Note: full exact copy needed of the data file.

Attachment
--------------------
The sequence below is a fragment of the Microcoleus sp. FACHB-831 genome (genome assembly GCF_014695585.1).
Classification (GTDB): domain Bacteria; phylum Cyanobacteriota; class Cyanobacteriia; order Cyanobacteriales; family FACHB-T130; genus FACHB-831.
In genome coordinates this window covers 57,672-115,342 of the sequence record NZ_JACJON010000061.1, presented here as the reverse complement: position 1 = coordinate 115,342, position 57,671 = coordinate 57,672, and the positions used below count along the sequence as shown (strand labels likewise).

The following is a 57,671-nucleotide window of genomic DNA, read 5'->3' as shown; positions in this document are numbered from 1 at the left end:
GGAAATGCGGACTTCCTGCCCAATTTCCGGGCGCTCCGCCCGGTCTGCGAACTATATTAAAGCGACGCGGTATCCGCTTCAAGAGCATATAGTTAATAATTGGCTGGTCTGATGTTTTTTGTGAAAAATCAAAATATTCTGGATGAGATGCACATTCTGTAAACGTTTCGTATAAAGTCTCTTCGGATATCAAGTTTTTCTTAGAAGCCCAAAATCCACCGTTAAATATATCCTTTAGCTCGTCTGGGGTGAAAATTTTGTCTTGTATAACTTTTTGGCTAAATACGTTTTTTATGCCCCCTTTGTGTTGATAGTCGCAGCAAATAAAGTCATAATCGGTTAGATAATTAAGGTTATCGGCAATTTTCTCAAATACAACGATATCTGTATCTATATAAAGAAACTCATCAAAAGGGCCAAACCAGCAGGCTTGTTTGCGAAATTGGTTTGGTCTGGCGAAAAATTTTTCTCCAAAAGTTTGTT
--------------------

The sequence below is a fragment of the Microcoleus sp. FACHB-831 genome (genome assembly GCF_014695585.1).
Classification (GTDB): domain Bacteria; phylum Cyanobacteriota; class Cyanobacteriia; order Cyanobacteriales; family FACHB-T130; genus FACHB-831.
In genome coordinates this window covers 57,672-115,342 of the sequence record NZ_JACJON010000061.1, presented here as the reverse complement: position 1 = coordinate 115,342, position 57,671 = coordinate 57,672, and the positions used below count along the sequence as shown (strand labels likewise).

The following is a 57,671-nucleotide window of genomic DNA, read 5'->3' as shown; positions in this document are numbered from 1 at the left end:
GGAAATGCGGACTTCCTGCCCAATTTCCGGGCGCTCCGCCCGGTCTGCGAACTATATTAAAGCGACGCGGTATCCGCTTCAAGAGCATATAGTTAATAATTGGCTGGTCTGATGTTTTTTGTGAAAAATCAAAATATTCTGGATGAGATGCACATTCTGTAAACGTTTCGTATAAAGTCTCTTCGGATATCAAGTTTTTCTTAGAAGCCCAAAATCCACCGTTAAATATATCCTTTAGCTCGTCTGGGGTGAAAATTTTGTCTTGTATAACTTTTTGGCTAAATACGTTTTTTATGCCCCCTTTGTGTTGATAGTCGCAGCAAATAAAGTCATAATCGGTTAGATAATTAAGGTTATCGGCAATTTTCTCAAATACAACGATATCTGTATCTATATAAAGAAACTCATCAAAAGGGCCAAACCAGCAGGCTTGTTTGCGAAATTGGTTTGGTCTGGCGAAAAATTTTTCTCCAAAAGTTTGTT